Millionaires, But Middle Class

To glimpse the future of mass-market consumer products and services, take a closer look at the affluent market. A growing number of households headed by the “working wealthy” act as tastemakers for the rest of the middle class. If they like something, not only do these early sales help brands gauge future demand, but middle-class affluents act as advocates, telling family, friends and colleagues about these innovative ideas.

Middle-class millionaires — the 8.4 million households in America with $1 million to $10 million in net worth — are setting the pace for innovation in new and fascinating ways. Although the word “millionaire” may conjure up images of first-class lifestyles and financial peace of mind, middle-class millionaires work exceptionally long hours to maintain their expensive lifestyles and most think of themselves as just plain “middle class.”

Though the working wealthy share many of their values with the rest of the middle class, they also exhibit traits that set them apart. For example, they consider themselves to be influential in their community. They are 50 percent more likely to say that they “tell lots of other people about products or services they like” than middle-class survey respondents. They also report “being asked for advice on what to buy” five times more often than our middle-class survey respondents. We dub this phenomenon — in which the middle-class millionaires’ spending habits are watched and imitated by others around them — the “influence of affluence.”

Take, for example, the growth of OnStar, the automotive tracking and communication system offered by GM. It was introduced in 1996 as an option only in GM’s highest-end production vehicles, including the Cadillac, as a luxury accessory. But its appeal as a safety feature that provided drivers with 24-hour access to roadside assistance and emergency calls was so profound that OnStar eventually became standard equipment on all American-made GM vehicles. Industry analysts say it is just a matter of time before such systems are standard equipment on all cars.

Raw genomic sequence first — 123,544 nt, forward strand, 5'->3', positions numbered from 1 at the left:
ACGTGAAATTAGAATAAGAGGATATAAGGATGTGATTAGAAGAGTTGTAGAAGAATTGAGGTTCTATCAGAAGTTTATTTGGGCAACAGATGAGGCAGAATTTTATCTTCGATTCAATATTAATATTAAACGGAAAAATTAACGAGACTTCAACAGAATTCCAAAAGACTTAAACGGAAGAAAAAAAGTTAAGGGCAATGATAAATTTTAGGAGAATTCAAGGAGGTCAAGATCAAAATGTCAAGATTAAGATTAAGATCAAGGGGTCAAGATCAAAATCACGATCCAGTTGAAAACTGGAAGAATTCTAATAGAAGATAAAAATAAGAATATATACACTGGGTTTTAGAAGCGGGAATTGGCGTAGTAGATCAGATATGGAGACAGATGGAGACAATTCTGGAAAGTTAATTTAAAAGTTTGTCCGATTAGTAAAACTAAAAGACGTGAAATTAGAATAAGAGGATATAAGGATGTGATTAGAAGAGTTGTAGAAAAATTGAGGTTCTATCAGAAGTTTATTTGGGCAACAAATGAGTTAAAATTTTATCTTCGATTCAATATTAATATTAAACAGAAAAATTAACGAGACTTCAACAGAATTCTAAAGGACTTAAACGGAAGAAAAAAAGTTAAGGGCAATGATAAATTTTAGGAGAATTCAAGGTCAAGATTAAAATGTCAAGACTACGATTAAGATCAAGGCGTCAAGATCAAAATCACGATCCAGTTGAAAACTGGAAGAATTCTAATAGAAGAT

The auto industry is having another influence of affluence moment right now. In Silicon Valley, Tesla is preparing to deliver its electric car — a sporty roadster designed by Lotus — to the first 100 owners. Buyers who shelled out $98,000 for the vehicle include the super-rich, such as George Clooney and the founders of Google, as well as a number of ordinary middle-class millionaires. Their enthusiasm for the roadster reflects the middle-class’ increasing concern for the environment coupled with its affection for powerful cars. The Tesla goes from 0 to 60 mph in about four seconds — faster than a Porsche — and can go about 200 miles on a single charge.

According to Tesla, the roadster will eventually be followed by a luxury sedan in the $55,000 price range and a $30,000 model after that. By leveraging the influence of affluence, Tesla has managed to create a cult following before the first car has even rolled off the assembly line.

This kind of scaling-down process isn’t entirely new. The late Nobel Prize-winning economist Milton Friedman once observed how, thanks to early adopters, innovation is a process by which “the rich work for the poor.” But middle-class millionaires add much more to the mix. When they are among the first people to try out a new product or service, they are much more likely to talk it up, and their initial judgment carries a lot of weight with the rest of the middle class.

Based on our survey of 3,714 households, about half of middle-class millionaire reported they are “very or extremely often asked for advice” about “luxury products and services” (45 percent versus less than 1 percent for the middle-class survey respondents); “how to succeed professionally” (72 percent versus 2 percent for the middle class); and “fitness and ways to look good” (56 percent versus 20 percent for the middle class). Across 30 areas of life ranging from cars to careers to caring for elderly parents, they report being asked for advice at least twice as often as the middle-class survey respondents.